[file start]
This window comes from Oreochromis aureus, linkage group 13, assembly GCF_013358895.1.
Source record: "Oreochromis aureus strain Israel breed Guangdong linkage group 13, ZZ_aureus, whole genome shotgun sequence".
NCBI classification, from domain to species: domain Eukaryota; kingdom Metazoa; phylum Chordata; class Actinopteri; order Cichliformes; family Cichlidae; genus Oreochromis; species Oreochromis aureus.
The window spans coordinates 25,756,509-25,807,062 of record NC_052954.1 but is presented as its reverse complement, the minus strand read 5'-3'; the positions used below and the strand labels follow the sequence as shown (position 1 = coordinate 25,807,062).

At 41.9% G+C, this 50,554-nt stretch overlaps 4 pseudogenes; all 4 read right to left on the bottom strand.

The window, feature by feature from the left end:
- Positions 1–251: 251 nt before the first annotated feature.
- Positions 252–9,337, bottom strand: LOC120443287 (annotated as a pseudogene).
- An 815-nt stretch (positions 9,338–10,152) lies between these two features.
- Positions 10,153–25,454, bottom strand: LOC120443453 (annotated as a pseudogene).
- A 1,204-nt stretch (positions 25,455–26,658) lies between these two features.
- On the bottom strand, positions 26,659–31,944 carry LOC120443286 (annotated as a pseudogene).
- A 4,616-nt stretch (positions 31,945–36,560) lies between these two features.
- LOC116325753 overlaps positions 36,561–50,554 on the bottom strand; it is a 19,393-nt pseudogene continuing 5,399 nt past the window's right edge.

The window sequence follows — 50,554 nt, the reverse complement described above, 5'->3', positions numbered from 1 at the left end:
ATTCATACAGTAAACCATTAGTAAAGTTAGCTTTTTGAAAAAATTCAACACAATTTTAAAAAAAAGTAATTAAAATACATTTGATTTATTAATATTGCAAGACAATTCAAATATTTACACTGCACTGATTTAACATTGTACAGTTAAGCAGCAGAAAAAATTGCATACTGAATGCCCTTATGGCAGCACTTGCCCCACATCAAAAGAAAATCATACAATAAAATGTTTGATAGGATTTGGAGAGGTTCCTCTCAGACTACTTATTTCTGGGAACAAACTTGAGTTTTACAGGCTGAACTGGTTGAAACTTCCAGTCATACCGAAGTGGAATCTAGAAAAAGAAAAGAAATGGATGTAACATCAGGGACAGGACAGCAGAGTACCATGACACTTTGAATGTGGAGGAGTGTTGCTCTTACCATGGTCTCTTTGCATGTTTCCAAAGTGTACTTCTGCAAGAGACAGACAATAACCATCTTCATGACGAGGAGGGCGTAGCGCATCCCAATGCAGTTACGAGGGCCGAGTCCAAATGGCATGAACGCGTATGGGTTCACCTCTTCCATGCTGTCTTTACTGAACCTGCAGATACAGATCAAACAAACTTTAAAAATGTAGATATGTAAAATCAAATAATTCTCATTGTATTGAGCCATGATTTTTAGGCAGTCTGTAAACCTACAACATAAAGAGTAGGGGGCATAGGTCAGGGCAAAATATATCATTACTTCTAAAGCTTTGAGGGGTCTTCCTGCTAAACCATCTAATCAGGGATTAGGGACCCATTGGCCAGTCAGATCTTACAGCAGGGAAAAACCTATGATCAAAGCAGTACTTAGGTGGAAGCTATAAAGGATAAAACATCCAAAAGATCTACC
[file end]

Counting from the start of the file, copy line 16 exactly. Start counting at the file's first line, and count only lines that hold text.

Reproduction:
ATTCATACAGTAAACCATTAGTAAAGTTAGCTTTTTGAAAAAATTCAACACAATTTTAAAAAAAAGTAATTAAAATACATTTGATTTATTAATATTGCAAGACAATTCAAATATTTACACTGCACTGATTTAACATTGTACAGTTAAGCAGCAGAAAAAATTGCATACTGAATGCCCTTATGGCAGCACTTGCCCCACATCAAAAGAAAATCATACAATAAAATGTTTGATAGGATTTGGAGAGGTTCCTCTCAGACTACTTATTTCTGGGAACAAACTTGAGTTTTACAGGCTGAACTGGTTGAAACTTCCAGTCATACCGAAGTGGAATCTAGAAAAAGAAAAGAAATGGATGTAACATCAGGGACAGGACAGCAGAGTACCATGACACTTTGAATGTGGAGGAGTGTTGCTCTTACCATGGTCTCTTTGCATGTTTCCAAAGTGTACTTCTGCAAGAGACAGACAATAACCATCTTCATGACGAGGAGGGCGTAGCGCATCCCAATGCAGTTACGAGGGCCGAGTCCAAATGGCATGAACGCGTATGGGTTCACCTCTTCCATGCTGTCTTTACTGAACCTGCAGATACAGATCAAACAAACTTTAAAAATGTAGATATGTAAAATCAAATAATTCTCATTGTATTGAGCCATGATTTTTAGGCAGTCTGTAAACCTACAACATAAAGAGTAGGGGGCATAGGTCAGGGCAAAATATATCATTACTTCTAAAGCTTTGAGGGGTCTTCCTGCTAAACCATCTAATCAGGGATTAGGGACCCATTGGCCAGTCAGATCTTACAGCAGGGAAAAACCTATGATCAAAGCAGTACTTAGGTGGAAGCTATAAAGGATAAAACATCCAAAAGATCTACC